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Monday, April 9 • 3:45pm - 4:00pm
SYMPOSIA-02: Local Adoption of Sustainability Governance in Telecoupled Systems: Certification in the Colombian Oil Palm Sector

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AUTHORS: Paul Furumo*, University of Puerto Rico-Rio Piedras; Ximena Rueda, Universidad de Los Andes

ABSTRACT: Socio-ecological outcomes of globalization are increasingly embedded in complex, distal flows of matter, technology, and information, often resulting in adverse effects. Nonetheless, while socio-ecological impacts are less tractable and extend beyond traditional boundaries of governance, new opportunities for sustainability are emerging in this telecoupled world. Voluntary certification schemes (VCS)—such as the Roundtable on Sustainable Palm Oil (RSPO)—have emerged as market-based tools for conservation in commodity crop production. These new governance mechanisms are designed to enhance shared-value creation along the supply chain by involving more stakeholders. We observed adoption of RSPO certification in the Colombian oil palm sector to examine how VCS governance becomes implemented from consumers to producers, and particularly how these telecoupled forces respond under different local conditions. We explore RSPO adoption in the two primary oil palm production zones of Colombia, offering distinct ecosystems, markets, and infrastructure: 1) the northern Caribbean coast—international export market, high RSPO adoption, and 2) the eastern lowlands—national market, low RSPO adoption. We interviewed six certified and non-certified producers from each zone to understand barriers and motivations to certification. We supplement our field data with other stakeholder perspectives including the national growers association and commercial traders. We found that oil palm companies are expanding their business models through certification to include more stakeholders—reflected in triple bottom line value proposition (economic, social, and environmental). Certified companies exported more of their production than non-certified companies, and the primary motivation for certifying in the coast was gaining access to international markets (i.e. Europe). Isolation from points of export was the main barrier to certification in the landlocked eastern lowlands, coupled with strong domestic demand for palm oil as a feedstock in biodiesel production. Our analysis highlights that local conditions such as market access and economic geography can be strong predictors of sustainability adoption in telecoupled systems.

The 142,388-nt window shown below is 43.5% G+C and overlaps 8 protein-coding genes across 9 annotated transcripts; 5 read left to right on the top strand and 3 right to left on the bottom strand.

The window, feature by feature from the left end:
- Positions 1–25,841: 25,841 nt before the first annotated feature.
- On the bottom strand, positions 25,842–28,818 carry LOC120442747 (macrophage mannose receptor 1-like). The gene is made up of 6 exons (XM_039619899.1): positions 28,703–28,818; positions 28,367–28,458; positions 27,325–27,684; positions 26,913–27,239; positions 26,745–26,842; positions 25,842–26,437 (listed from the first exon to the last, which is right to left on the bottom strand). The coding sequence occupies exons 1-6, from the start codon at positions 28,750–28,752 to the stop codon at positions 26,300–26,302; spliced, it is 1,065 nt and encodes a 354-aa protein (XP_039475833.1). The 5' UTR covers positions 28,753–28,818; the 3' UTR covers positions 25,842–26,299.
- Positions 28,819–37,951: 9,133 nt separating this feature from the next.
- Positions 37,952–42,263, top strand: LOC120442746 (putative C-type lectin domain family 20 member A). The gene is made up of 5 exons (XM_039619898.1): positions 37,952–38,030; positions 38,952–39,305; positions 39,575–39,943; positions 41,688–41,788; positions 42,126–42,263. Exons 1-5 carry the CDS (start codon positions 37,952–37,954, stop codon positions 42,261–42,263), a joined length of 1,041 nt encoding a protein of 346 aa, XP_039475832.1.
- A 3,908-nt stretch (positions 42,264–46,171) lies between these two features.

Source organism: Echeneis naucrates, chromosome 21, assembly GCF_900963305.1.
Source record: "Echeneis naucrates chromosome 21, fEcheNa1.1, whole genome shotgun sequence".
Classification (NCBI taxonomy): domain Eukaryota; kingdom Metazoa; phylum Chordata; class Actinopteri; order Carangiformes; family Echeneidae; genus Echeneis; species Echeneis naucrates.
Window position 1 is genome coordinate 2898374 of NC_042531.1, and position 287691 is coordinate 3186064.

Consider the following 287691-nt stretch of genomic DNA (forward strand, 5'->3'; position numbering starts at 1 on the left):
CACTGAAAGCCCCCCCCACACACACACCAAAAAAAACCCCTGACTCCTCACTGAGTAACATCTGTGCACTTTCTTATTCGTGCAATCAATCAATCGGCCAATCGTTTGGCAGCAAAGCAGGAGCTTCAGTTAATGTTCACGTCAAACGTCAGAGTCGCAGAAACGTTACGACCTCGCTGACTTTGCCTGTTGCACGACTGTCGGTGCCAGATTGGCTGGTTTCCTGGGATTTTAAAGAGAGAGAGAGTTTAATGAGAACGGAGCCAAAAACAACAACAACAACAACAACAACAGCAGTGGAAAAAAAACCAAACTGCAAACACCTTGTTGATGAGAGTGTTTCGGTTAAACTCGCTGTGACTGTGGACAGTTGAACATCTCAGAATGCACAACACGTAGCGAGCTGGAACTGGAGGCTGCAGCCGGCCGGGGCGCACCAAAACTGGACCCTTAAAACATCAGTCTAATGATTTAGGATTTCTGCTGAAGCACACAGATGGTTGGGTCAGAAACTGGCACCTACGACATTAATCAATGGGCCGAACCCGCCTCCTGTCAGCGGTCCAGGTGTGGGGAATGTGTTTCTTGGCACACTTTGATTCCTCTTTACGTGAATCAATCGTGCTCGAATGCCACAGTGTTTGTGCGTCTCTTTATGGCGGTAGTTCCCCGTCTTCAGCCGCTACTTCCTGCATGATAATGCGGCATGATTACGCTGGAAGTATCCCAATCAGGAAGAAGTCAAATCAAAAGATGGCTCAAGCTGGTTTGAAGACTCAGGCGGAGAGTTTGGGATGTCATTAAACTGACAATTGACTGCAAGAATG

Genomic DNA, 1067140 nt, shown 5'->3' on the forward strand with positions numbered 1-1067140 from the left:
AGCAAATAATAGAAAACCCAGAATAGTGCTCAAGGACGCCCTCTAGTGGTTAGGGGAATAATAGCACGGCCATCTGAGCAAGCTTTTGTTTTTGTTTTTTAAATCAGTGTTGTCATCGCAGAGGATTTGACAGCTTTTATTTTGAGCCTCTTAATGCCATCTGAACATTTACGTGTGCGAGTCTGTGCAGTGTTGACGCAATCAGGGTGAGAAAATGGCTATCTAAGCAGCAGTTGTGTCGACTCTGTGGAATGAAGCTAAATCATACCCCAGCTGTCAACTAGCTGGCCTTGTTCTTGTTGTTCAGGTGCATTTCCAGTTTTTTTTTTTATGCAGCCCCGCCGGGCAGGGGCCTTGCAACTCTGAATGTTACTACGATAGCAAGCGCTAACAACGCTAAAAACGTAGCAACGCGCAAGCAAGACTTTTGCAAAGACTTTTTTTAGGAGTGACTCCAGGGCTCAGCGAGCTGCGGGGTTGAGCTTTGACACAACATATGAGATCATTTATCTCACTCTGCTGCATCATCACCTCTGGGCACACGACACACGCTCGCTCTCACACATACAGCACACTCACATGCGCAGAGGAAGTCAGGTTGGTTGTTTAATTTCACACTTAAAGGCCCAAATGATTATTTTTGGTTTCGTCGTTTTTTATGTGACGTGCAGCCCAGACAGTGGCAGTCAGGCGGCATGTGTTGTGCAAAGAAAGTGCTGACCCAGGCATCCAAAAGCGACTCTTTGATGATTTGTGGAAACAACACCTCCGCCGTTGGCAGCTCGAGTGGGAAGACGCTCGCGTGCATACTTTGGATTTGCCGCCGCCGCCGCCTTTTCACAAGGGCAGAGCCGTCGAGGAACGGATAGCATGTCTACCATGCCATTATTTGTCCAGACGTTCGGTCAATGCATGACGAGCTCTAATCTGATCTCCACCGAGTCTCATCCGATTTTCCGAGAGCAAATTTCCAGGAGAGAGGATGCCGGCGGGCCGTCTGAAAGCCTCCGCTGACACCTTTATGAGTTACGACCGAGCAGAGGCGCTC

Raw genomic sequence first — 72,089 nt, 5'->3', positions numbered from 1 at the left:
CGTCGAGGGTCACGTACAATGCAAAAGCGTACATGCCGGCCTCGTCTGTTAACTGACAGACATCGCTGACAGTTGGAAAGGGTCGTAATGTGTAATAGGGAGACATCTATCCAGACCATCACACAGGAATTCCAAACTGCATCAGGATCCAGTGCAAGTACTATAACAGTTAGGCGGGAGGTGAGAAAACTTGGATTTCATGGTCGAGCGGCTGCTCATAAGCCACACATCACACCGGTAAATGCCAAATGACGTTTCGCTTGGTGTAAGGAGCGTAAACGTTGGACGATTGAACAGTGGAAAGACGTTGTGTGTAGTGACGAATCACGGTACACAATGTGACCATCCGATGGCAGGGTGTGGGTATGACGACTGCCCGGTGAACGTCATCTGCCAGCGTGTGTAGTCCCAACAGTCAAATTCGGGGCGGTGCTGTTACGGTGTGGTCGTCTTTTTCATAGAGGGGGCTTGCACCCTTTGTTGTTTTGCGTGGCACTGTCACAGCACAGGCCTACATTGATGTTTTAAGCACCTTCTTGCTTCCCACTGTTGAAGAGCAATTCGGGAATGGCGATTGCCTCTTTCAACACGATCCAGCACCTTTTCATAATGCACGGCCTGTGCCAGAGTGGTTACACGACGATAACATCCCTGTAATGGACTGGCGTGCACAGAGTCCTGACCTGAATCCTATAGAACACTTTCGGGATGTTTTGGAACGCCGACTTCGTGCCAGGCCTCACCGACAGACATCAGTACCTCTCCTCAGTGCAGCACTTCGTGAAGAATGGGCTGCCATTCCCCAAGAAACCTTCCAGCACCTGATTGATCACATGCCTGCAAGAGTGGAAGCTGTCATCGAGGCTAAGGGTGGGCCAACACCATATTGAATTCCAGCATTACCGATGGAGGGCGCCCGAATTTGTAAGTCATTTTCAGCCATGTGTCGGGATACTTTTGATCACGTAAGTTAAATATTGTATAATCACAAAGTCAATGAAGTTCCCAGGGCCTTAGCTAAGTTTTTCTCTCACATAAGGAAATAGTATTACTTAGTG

Monday April 9, 2018 3:45pm - 4:00pm CDT
LaSalle 5 (7th Floor)

Attendees (4)